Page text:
Before I board the plane, I hear from a former Prime Minister. I tell him what an honour it was to work for him – a man who married his high school sweetheart. A man whose conduct was beyond reproach. A man who never tolerated such conduct by his staff or his caucus or his cabinet. Ever.

“It was different, many years ago,” he says. “It was difficult for women to complain.”

He paused.

“Those days are gone,” he said. “And that’s a good thing.”

 

 


The Pervert Creep Party of Ontario


https://twitter.com/gghamari/status/957817137862758400



Why women don’t report assault and harassment – and what we can do about it

As regular readers know, Kristin Raworth and I are social media friends. You know this because Kristin wrote to me earlier this week about #MeToo and cabinet minister Kent Hehr.

Here’s what she wrote:

That posting caught peoples’ attention, and then it caught fire. Within hours, Hehr would be out of cabinet.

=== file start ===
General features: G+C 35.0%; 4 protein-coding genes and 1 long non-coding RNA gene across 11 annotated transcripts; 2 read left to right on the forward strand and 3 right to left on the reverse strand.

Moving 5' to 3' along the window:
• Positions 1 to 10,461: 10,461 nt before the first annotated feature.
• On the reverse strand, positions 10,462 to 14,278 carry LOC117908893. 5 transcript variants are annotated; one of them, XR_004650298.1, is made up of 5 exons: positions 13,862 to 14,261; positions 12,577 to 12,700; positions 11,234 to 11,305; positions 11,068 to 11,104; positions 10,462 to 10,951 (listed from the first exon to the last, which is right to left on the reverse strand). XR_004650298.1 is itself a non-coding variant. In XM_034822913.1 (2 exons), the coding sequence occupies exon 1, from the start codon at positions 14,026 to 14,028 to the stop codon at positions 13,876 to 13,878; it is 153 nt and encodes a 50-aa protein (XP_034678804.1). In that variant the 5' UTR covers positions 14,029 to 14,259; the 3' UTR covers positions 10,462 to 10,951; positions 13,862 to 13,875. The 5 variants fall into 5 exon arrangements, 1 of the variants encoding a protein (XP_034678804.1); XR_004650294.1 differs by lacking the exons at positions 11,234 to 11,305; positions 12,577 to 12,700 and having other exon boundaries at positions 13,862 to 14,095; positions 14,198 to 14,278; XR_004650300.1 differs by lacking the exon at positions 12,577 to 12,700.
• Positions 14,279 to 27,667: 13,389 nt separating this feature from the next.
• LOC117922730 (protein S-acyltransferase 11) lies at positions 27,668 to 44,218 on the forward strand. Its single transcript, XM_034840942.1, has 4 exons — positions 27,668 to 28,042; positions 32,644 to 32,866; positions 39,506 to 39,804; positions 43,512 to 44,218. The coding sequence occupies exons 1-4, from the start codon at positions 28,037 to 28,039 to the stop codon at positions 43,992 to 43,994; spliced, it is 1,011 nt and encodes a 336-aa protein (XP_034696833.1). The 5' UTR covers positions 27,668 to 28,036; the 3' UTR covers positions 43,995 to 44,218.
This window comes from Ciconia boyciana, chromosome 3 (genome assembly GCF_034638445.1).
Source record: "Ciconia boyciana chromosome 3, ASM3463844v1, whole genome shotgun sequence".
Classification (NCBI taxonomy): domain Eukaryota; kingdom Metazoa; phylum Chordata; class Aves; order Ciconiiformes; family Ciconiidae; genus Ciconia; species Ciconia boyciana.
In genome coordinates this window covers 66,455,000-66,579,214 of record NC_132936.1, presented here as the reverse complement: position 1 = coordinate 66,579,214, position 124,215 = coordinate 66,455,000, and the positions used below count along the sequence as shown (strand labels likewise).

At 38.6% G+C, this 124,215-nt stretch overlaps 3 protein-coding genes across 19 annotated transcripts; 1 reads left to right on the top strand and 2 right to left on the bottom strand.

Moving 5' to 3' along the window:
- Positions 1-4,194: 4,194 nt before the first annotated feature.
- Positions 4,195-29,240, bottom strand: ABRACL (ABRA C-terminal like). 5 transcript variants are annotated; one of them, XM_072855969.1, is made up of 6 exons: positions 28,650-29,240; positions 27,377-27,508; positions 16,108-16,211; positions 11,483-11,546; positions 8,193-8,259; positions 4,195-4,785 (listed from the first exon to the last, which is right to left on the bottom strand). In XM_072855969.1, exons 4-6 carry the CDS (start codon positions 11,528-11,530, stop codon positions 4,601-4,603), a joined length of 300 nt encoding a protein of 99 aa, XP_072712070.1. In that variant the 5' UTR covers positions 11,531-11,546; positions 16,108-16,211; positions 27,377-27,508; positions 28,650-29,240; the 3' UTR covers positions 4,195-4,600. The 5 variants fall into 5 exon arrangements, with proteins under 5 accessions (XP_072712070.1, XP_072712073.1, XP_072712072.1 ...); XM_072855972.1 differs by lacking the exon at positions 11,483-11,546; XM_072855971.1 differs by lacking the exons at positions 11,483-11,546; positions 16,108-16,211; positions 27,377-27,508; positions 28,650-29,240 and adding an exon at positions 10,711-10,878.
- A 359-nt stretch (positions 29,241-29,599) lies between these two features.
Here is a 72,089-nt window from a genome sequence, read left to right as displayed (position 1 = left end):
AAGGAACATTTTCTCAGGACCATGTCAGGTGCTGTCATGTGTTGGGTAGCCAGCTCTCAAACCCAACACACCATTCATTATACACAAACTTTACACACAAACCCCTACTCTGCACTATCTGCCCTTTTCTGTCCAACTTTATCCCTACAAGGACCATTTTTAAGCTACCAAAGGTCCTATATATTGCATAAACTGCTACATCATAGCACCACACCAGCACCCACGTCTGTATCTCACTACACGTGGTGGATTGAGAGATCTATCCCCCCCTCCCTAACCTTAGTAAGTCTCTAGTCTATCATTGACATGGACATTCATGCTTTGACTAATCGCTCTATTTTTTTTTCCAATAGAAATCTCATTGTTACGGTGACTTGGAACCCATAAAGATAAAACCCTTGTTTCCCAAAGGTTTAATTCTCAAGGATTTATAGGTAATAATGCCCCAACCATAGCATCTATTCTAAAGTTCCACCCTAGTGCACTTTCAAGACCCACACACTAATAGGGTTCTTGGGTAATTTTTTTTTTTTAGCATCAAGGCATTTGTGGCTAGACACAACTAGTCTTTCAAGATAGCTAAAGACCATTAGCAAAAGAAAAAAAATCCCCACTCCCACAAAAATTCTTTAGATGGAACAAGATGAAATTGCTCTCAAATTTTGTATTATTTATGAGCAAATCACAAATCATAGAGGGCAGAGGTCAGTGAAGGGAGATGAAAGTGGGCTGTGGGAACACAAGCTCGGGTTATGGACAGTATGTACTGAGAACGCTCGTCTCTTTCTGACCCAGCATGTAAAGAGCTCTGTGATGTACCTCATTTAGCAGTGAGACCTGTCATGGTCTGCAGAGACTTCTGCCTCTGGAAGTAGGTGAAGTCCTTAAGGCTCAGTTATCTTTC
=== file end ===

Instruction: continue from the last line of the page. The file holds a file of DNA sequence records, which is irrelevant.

Kristin was interviewed and applauded. (I was in Calgary when it happened, and was interviewed as well.) In the same week Messrs. Baillie and Brown were felled, it was big news.

And then, the online assault began.

They didn’t go after me, naturally, because I’m a man. They went after Kristin, whose only sins had been (a) to be brave and (b) tell the truth.

Read this:

Kristin Raworth was afraid to go home Saturday night.

The Edmonton woman came forward with sexual harassment allegations against former federal cabinet minister Kent Hehr this week.

Now she wishes she had never said a word.

Raworth was greeted with broad support when she tweeted out allegations about Hehr Wednesday night.

That has since turned to death threats on social media and email, threatening voicemails left on her work line, and 3 a.m. calls to people close to her, saying they’re going to track her down.

I’ve been in touch with Kristin since I got back from Calgary and learned about the threats. She’s exhausted and overwhelmed.

In my view, neither the Trudeau nor the Notley governments are doing what they always claim to do – namely, protect the victim. Believe in the victim.

I’ve started a petition to push Trudeau and Notley to do more.

Please sign it. Brave women like Kristin deserve our support, now and always.